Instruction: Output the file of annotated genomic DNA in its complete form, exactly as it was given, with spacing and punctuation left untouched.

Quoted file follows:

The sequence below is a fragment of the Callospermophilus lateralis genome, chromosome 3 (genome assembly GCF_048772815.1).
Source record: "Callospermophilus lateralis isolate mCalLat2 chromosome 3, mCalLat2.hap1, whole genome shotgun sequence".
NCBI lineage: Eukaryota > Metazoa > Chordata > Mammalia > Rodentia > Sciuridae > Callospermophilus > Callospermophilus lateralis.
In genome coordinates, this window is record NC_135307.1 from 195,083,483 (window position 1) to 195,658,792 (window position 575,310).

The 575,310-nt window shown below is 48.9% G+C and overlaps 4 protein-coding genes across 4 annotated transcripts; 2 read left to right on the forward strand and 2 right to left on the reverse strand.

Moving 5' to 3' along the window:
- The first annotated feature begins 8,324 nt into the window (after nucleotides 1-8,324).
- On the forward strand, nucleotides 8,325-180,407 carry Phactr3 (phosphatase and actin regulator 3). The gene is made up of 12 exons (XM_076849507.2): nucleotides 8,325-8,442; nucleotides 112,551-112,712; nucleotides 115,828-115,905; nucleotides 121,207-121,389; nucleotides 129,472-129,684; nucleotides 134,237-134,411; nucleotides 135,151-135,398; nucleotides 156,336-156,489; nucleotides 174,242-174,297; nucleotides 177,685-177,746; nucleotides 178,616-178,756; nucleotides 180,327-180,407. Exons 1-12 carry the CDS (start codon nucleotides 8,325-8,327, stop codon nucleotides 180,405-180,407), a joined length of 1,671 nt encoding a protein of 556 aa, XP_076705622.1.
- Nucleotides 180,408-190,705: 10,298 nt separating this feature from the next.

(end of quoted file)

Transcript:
The sequence below is a fragment of the Callospermophilus lateralis genome, chromosome 3 (genome assembly GCF_048772815.1).
Source record: "Callospermophilus lateralis isolate mCalLat2 chromosome 3, mCalLat2.hap1, whole genome shotgun sequence".
NCBI lineage: Eukaryota > Metazoa > Chordata > Mammalia > Rodentia > Sciuridae > Callospermophilus > Callospermophilus lateralis.
In genome coordinates, this window is record NC_135307.1 from 195,083,483 (window position 1) to 195,658,792 (window position 575,310).

The 575,310-nt window shown below is 48.9% G+C and overlaps 4 protein-coding genes across 4 annotated transcripts; 2 read left to right on the forward strand and 2 right to left on the reverse strand.

Moving 5' to 3' along the window:
- The first annotated feature begins 8,324 nt into the window (after nucleotides 1-8,324).
- On the forward strand, nucleotides 8,325-180,407 carry Phactr3 (phosphatase and actin regulator 3). The gene is made up of 12 exons (XM_076849507.2): nucleotides 8,325-8,442; nucleotides 112,551-112,712; nucleotides 115,828-115,905; nucleotides 121,207-121,389; nucleotides 129,472-129,684; nucleotides 134,237-134,411; nucleotides 135,151-135,398; nucleotides 156,336-156,489; nucleotides 174,242-174,297; nucleotides 177,685-177,746; nucleotides 178,616-178,756; nucleotides 180,327-180,407. Exons 1-12 carry the CDS (start codon nucleotides 8,325-8,327, stop codon nucleotides 180,405-180,407), a joined length of 1,671 nt encoding a protein of 556 aa, XP_076705622.1.
- Nucleotides 180,408-190,705: 10,298 nt separating this feature from the next.